Modulation of suppression of mitogen-induced T cell-dependent B cell responses by natural killer cells

Paul Katz, Gail Whalen, S. Ray Mitchell, Thomas R. Cupps, Mishell Evans

Research output: Contribution to journalArticle

3 Scopus citations

Abstract

We examined the ability of human natural killer (NK) cells to modulate pokeweed mitogen (PWM)-induced polyclonal antibody production. Highly purified NK cells inhibited plaque-forming cell (PFC) responses and this suppression could be substantially increased by preincubation of NK cells with the known enhancers of NK cell lytic activity, interferon (IFN)-α, IFN-γ, and interleukin-2. Additionally, costimulation of NK cells with two anti-CD2 antibodies (9-1 and 9.6), which recognize different epitopes on the CD2 molecule, also augmented the inhibitory effect. When subpopulations of NK cells were assayed for suppressor cell activity, this activity was primarily mediated by NK cells bearing Leu-7 but not Leu-2 (CD8) antigens. Thus, alteration of NK cell lytic activity may have significant effects on the immunoregulatory functions of these cells, which may have important implications for the in vivo manipulation of cytotoxic responses.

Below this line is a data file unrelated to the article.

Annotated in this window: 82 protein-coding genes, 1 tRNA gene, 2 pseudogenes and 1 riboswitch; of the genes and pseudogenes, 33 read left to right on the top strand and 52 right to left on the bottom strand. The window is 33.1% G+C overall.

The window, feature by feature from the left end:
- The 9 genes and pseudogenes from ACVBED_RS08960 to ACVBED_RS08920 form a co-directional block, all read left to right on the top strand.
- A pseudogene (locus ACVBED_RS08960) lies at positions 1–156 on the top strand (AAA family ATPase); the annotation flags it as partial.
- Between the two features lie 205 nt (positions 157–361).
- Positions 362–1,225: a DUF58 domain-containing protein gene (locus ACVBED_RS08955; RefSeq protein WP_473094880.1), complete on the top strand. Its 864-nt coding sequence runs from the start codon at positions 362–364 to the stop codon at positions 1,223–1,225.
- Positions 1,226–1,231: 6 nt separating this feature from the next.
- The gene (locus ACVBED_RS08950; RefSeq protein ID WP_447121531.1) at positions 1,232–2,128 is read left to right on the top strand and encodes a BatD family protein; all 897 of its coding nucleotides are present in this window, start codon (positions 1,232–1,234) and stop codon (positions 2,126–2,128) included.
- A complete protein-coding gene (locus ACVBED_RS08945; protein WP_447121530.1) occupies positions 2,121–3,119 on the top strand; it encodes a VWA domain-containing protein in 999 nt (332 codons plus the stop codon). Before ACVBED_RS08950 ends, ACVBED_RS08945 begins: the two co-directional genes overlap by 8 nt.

Original languageEnglish (US)
Pages (from-to)148-155
Number of pages8
JournalClinical Immunology and Immunopathology
Volume55
Issue number1
DOIs
StatePublished - Apr 1990

ASJC Scopus subject areas

  • Immunology and Allergy
  • Pathology and Forensic Medicine
  • Immunology

Fingerprint Dive into the research topics of 'Modulation of suppression of mitogen-induced T cell-dependent B cell responses by natural killer cells'. Together they form a unique fingerprint.

  • Cite this